Sometimes I get a book that I think is YA, only to discover partway through that it's actually a middle grade (MG) book.  For me, that's not a bad thing, but I know others who prefer one category over the other.  Did you know there was a difference?  It's more than just the age of the protagonist and where it's shelved at the library.  Here are some of the basics of each category:

  • Books are primarily for kids ages 9-13
  • Main character usually falls within that age range as well
  • Books are often shorter and simpler
  • The issues/darkness is generally dealt with secondhand (MC's mom is an alcoholic, not the MC himself)
  • The book is often written to the target audience, helping them figure out right and wrong and who they are
  • More outwardly focused (plot changes are more important than how the protagonist changes - though how protagonist changes still important)
  • Think Middle School (first time not being a child, learning who you are)
  • Generally have happy endings

  • Books are primarily for kids ages 14-18
  • Main character usually falls within that age range as well
  • Books are often longer and more complicated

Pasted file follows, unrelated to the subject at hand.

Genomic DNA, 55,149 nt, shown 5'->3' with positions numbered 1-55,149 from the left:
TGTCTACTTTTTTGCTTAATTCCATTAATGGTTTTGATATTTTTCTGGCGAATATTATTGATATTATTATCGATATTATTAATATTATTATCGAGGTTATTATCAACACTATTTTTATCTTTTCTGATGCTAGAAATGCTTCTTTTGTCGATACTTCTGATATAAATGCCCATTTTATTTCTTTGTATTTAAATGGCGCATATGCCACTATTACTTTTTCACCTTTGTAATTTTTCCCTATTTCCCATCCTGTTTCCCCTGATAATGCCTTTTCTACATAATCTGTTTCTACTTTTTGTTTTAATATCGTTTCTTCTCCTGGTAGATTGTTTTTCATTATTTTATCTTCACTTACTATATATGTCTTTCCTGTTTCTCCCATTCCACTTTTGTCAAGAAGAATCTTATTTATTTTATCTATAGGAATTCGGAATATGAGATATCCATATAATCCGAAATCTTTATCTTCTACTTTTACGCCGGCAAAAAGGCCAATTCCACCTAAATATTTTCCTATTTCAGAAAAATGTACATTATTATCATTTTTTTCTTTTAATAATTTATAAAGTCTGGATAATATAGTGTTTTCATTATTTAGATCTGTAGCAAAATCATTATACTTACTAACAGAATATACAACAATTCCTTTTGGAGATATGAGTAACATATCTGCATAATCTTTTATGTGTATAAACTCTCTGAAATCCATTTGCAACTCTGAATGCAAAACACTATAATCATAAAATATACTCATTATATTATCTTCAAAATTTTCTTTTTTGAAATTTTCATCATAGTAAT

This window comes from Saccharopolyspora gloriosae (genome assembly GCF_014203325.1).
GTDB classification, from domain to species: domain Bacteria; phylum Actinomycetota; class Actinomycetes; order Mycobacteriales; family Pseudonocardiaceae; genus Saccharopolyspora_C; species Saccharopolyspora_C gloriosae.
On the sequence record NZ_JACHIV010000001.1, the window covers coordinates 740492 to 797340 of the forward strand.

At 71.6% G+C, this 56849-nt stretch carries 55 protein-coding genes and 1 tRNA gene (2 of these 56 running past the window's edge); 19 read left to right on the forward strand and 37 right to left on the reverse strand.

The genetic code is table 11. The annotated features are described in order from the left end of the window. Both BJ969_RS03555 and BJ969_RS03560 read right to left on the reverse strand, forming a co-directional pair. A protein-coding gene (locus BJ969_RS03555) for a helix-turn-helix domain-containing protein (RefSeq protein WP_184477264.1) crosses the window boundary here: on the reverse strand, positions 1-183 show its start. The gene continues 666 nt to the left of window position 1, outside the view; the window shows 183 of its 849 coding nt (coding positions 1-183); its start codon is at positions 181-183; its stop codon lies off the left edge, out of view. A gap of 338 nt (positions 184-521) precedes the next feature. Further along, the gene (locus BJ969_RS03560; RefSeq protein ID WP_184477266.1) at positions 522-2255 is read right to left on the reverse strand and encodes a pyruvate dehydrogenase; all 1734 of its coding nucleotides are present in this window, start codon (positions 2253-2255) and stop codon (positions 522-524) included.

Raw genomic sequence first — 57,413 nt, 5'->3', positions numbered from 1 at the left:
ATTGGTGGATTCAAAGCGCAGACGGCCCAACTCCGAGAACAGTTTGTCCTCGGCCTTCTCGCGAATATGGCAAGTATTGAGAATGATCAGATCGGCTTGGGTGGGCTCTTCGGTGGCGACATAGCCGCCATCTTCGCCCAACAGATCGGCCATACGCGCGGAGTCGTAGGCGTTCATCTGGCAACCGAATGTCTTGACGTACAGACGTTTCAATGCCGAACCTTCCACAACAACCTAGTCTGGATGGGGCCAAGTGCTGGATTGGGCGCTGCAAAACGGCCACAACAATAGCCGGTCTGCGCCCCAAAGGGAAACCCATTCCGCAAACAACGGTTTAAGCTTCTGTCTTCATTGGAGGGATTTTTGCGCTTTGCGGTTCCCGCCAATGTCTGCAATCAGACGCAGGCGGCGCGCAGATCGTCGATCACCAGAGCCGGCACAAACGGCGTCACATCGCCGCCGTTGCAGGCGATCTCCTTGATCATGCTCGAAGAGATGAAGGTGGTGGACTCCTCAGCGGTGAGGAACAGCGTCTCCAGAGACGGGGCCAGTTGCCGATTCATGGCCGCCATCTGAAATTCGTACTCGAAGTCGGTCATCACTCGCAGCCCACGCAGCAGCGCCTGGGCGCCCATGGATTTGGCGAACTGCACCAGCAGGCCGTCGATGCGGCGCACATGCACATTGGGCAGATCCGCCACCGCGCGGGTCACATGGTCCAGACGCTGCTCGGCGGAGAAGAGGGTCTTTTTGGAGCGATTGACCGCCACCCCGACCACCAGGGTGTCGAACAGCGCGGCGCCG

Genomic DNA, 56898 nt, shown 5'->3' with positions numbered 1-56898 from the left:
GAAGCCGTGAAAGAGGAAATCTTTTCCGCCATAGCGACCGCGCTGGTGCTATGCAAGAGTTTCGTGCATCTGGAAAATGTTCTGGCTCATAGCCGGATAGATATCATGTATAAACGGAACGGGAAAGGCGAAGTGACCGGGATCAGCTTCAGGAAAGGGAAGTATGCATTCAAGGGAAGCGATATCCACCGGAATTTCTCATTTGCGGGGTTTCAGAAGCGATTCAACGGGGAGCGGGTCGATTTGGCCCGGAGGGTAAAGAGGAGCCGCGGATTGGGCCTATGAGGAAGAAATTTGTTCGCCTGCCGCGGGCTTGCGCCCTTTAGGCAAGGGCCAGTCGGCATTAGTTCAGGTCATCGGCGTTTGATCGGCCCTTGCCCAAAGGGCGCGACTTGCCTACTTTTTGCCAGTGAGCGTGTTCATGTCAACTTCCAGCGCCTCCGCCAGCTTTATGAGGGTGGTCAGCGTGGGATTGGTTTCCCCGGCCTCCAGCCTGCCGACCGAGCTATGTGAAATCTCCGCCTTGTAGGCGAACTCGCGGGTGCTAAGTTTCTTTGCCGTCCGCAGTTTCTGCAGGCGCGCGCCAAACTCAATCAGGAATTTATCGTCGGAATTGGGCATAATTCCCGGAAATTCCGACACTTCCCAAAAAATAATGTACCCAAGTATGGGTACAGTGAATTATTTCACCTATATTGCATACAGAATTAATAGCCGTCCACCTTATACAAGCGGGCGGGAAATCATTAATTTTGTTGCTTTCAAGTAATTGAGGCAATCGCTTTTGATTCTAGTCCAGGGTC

• The issues/darkness is generally dealt with firsthand (MC is a teenage alcoholic)
  • The book is often written from the vantage point of the target audience, helping them figure out how the world works and how they fit in
  • More inwardly focused (how the protagonist changes is more important than the plot - though plot still important)
  • Think High School (Becoming more individualized, beginning to look outside self)
  • Endings can be happy or not

Of course, there are books in each category that don't follow these guidelines exactly, but most do.  If you want to read more on the differences between the two, there are some nice articles on the topic here, here, here, here, and here.  

Wednesday, April 16, 2014

Book-to-Film: The Little Mermaid by Hans Christian Andersen

Sofia Coppola is set to direct a new adaptation of The Little Mermaid, with Caroline Thompson (Edward Scissorhands) as screenwriter.  It sounds like this adaptation is going to be closer to the original Hans Christian Andersen version than the Disney version.  Here's an excerpt from its synopsis: